by Natasha Pitts
On the first of the month, the Articulação de Organizações de Mulheres Negras Brasileiras (AMNB or Articulation of Brazilian Black Women’s Organizations) will participate in a session of the Commission on Human Rights (IACHR) in Washington, DC. During the thematic hearing, scheduled by the Organization of American States (OAS), the members of AMNB will denounce the Brazilian State for the lack of public policies aimed at black women.
In the words of Simone Cruz, executive secretary of AMNB, timing is important because it is a chance to bring the needs of these women to the fore.
Simone Cruz of Articulation of Black Brazilian Women’s Organizations (AMNB)
“The importance of this hearing is to bring visibility to the actual situation of black women, who represent 49% of Brazilian women and are under-represented or not represented in various areas. We want to present to that audience a tone of denouncement, but we also want to get a proposal dialogue with the government because we believe that the end of inequality can only happen from the actions and implementation of public policies created together,” she said.
During the hearing issue, the focus will be on two issues: Black women’s health and domestic work, issues that have been brought to the Committee of the Convention on the Elimination of All Forms of Discrimination against Women (CEDAW), which may be reinforced on occasion.
The themes were not chosen by chance. According to the International Labor Organization (ILO), 90% of domestic jobs are held by women, and of this percentage, over 82% are black women. The executive secretary adds, with data bases in the joint itself, that black women are champions in the performance of housework without having secured their labor rights. For this reason, one of the recommendations is to guarantee social security for workers.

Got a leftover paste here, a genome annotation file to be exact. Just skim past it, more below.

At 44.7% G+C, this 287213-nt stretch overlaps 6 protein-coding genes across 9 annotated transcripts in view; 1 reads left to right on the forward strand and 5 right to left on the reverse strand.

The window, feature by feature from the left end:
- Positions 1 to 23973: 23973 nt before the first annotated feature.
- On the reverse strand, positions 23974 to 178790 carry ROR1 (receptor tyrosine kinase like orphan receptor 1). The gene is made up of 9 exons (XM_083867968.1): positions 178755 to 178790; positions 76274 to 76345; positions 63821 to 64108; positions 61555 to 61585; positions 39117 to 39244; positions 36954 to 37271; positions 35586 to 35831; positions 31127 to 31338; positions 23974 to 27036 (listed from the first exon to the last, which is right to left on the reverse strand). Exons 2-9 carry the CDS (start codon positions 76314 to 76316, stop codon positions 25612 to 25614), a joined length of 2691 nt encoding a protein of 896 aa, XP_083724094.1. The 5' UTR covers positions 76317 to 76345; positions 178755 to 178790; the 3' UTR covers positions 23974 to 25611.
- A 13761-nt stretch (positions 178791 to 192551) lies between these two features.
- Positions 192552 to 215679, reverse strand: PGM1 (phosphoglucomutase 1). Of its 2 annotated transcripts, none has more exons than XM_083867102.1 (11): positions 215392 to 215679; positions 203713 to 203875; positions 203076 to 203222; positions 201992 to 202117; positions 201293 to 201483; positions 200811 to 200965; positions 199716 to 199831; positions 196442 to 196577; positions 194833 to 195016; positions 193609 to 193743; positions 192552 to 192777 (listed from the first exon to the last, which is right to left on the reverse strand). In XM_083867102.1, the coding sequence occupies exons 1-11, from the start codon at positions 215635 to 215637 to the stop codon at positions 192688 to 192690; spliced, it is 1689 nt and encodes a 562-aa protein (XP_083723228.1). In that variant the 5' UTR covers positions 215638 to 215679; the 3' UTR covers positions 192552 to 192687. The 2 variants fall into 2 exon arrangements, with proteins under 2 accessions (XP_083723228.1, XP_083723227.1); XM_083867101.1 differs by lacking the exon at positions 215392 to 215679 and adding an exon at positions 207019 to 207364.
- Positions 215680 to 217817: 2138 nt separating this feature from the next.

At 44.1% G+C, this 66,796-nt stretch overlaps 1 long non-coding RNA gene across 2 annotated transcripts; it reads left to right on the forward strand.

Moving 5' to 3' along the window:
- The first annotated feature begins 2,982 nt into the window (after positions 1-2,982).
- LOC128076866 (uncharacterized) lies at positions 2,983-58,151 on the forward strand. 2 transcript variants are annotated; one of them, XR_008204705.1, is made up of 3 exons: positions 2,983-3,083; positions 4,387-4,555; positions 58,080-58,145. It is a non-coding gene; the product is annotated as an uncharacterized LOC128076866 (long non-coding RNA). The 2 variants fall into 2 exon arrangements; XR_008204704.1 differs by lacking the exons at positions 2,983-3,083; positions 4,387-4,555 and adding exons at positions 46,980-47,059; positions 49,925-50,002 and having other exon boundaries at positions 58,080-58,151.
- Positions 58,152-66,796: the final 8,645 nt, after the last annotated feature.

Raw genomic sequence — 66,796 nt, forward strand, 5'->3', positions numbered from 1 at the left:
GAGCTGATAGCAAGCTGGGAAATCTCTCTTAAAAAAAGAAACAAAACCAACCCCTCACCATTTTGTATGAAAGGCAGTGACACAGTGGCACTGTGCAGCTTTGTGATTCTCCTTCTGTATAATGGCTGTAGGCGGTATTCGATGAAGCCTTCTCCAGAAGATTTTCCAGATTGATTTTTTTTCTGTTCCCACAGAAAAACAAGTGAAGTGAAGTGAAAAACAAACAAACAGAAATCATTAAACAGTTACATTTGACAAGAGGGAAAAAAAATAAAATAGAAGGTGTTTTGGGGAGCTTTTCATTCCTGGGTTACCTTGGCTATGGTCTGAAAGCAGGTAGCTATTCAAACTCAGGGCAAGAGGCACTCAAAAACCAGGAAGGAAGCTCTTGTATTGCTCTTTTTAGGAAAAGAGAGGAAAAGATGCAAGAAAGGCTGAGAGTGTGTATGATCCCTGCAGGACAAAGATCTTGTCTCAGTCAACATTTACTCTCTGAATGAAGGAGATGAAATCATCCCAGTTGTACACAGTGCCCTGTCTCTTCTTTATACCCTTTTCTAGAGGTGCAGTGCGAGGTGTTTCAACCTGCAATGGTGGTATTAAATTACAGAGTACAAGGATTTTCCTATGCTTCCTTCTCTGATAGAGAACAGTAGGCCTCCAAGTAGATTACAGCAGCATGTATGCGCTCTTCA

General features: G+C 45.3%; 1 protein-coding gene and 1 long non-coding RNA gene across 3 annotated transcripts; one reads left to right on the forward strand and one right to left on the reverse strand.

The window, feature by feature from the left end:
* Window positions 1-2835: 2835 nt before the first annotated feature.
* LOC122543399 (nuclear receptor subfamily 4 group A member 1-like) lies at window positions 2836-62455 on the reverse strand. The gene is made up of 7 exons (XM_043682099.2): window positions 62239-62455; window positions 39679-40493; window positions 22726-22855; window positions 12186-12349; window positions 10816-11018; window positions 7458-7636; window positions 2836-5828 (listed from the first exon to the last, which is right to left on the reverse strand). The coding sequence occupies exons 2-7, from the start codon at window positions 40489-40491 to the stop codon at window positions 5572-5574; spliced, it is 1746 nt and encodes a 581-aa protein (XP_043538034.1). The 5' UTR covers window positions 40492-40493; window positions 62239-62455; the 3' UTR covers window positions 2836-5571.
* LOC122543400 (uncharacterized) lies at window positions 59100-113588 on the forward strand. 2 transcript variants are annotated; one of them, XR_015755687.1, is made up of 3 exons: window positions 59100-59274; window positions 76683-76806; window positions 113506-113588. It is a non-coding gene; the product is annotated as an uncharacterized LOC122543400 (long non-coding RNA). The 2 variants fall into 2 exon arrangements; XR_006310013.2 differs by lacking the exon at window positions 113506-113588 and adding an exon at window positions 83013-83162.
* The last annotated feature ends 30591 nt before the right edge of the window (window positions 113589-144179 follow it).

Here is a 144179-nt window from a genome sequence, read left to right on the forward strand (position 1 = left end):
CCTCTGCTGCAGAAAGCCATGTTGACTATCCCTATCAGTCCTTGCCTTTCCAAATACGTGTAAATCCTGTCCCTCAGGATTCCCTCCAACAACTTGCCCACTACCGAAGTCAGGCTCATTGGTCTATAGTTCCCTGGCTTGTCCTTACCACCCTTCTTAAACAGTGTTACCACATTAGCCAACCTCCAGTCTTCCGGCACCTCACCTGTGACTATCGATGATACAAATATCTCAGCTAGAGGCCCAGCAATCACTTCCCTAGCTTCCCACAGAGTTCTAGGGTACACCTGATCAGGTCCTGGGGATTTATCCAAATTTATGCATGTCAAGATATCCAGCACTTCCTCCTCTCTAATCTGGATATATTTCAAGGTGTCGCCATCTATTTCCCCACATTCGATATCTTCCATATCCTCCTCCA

Articulation of Brazilian Black Women’s Organizations
Regarding health, the situation is also difficult for them because of lack of access to essential services. Simone Cruz says health institutions in Brazil are not able to attend to (the needs of) black women.
“They are less touched by gynecologists and doctors and more die from complications in childbirth, pregnancy and postpartum. What we see is the inability of institutions to understand the needs of the women and also know that they are treated differently, configuring institutional racism“, she assures, noting that among the recommendations in this area will be the request of the qualifications of professionals who provide care.
Reviewing some important data, Simone pointed out that with regard to mortality of black and white women between the ages of 10 to 29 years, if the maternal death rate among black women is 3.3% while among white women it is 1.6%. In the case of AIDS deaths, 2.2% were black and 1.4% white.
Simone says that with this audience they expect concrete answers that can end the inequalities that black women have been subjected to. “If there are actions that give account of care and access for black women, I believe that within one year we will already be able to see results and concrete answers.”
Nilza Iraci of the Geledés Institute of Black Women
Besides the AMNB’s executive secretary, also be present at the hearing will be the president of the Geledés – Instituto da Mulher Negra (Institute of Black Women), Nilza Iraci, and director of the Global Rights’ Latin America Program, Carlos Quesada.
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